<p><link anchor="instantdbsetup">Set up InstantDB</link>, and run these samples from the sql/streamable subdirectory.</p>
<p>1. To turn caching on:</p>
<p><code>java org.apache.xalan.xslt.Process</code>
<br/><code>-xsl cachedNodes.xsl</code></p>
<p>1. To turn caching off:</p>
<p><code>java org.apache.xalan.xslt.Process</code>
<br/><code>-xsl streamNodes.xsl</code></p>
<p>3. <ref>To be added</ref></p>
</s3><anchor name="showerror"/>
<s3 title="Show-error">
<p><em>Contributed by John Gentilin (</em></p>
<p>What it does: use the SQL library ExtensionError class to return an error message in the output stream. The stylesheet
calls a template with a select statement that returns a nodeset when an error occurs.</p>
<source>&lt;xsl:variable name="table" select='sql:query($db, $query)'/&gt;
&lt;xsl:apply-templates select="$table/row-set" /&gt;
&lt;xsl:apply-templates select="$table/ext-error"/&gt;</source>
<p><link anchor="instantdbsetup">Set up InstantDB</link>, and run this sample from the extensions/sql/show-error subdirectory:</p>
<p><code>java org.apache.xalan.xslt.Process</code>
<br/><code> -xsl <ref>invalidSomething.xsl</ref> -out dbtestout.html</code></p>
<p>where <ref>invalidSomething.xsl</ref> is <code>invalidConn.xsl</code> (specifies a database that does not exist),
<code>invalidQuery.xsl</code> (specifies a table that does not exist), or <code>invalidPQuery.xsl</code> (includes
too many parameters for the parameterized query).</p>
</s2><anchor name="trace"/>
<s2 title="Trace">
<p>What it does: Trace uses the TraceListener and TraceManager classes to log transformation events.</p>
<p>Run this sample from the Trace subdirectory with</p>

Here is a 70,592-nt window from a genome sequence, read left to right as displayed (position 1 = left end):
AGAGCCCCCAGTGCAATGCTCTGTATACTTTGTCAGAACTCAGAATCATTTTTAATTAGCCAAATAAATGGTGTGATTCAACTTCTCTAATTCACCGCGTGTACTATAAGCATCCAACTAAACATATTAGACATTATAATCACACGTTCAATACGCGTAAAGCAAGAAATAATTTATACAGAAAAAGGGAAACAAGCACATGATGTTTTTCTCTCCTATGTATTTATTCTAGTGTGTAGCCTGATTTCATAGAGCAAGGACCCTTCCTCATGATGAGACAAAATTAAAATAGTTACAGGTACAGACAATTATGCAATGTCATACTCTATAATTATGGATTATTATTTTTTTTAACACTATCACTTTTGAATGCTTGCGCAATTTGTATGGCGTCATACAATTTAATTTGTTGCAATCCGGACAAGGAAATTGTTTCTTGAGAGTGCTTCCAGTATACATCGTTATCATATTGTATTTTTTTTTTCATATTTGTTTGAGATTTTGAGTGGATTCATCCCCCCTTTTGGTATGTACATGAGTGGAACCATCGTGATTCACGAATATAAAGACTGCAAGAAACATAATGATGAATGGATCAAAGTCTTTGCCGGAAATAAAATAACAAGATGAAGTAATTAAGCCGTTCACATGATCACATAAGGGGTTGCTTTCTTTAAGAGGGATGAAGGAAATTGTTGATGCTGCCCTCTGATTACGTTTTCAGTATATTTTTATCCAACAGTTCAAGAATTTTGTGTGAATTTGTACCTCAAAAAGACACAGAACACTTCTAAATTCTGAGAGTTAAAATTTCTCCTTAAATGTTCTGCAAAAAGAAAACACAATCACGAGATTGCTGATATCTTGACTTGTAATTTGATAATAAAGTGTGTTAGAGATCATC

<p><code>java Trace</code></p>
<p>and examine the result in events.log. For more information, see <link idref="usagepatterns" anchor="debugging">Debugger
</s2><anchor name="validate"/>
<s2 title="Validate">
<li><link anchor="validatexmlinput">ValidateXMLInput</link></li>
<li><link anchor="validateutility">Validate utility</link></li>
</ul><anchor name="validatexmlinput"/>
<s3 title="ValidateXMLInput">
<p>What it does: Uses <jump href="apidocs/javax/xml/parsers/SAXParserFactory.html">SAXParserFactory</jump> to turn on validation, and
<jump href="apidocs/org/xml/sax/XMLReader.html">XMLReader</jump> to parse the XML input and report errors and warnings to a SAX event
handler. The XML input (birds.xml) contains an internal DOCTYPE declaration, and a few minor document type violations, which you are
invited to fix, add to, and vary in any way you find useful.</p>
<p>Run this sample from the Validate subdirectory with</p>
<p><code>java ValidateXMLInput</code></p>
</s3><anchor name="validateutility"/>
<s3 title="Validate utility">
<p>What it does: Uses the <jump href="apidocs\javax\xml\parsers\SAXParser.html">JAXP SAXParser</jump> with a SAX event handler
(extends <jump href="apidocs/org/xml/sax/helpers/DefaultHandler.html">DefaultHandler</jump> and implements
<jump href="apidocs/org/xml/sax/ext/LexicalHandler.html">LexicalHandler</jump>) to verify that XML files conform to their declared
document type. You can use this utility to verify that an individual file or all the .xml files in a directory are
well-formed and valid. Each .xml file should contain a DOCTYPE declaration.</p>
<p>Run this sample from any directory with</p>
<p><code>java Validate <ref>file-or-dir-name</ref> [<ref>logfile</ref></code>]</p>
<p>where <ref>file-or-dir-name</ref> is an XML file or directory pathname, and <ref>logfile</ref> designates a log.
If you omit the second argument, Validate reports its findings to the screen.</p>
<note>A limitation: Files containing document parts appear to fail if you check them with Validate. Check readme.xml,
which "includes" by entity reference a number of files, and it passes. The parse operation scans the entire document
with the includes. Check an "included" file (such as history.xml) as if it were an independent document and it fails.</note>
<anchor name="trax"/>
<s2 title="trax">
<p>What it does: run a number of samples illustrating uses of the <link idref="trax">TRaX (Transformation API for XML)</link> interfaces.</p>
<p>Run this sample from the trax subdirectory with</p>
<p><code>java Examples</code></p>
<p>and examine the source in and</p>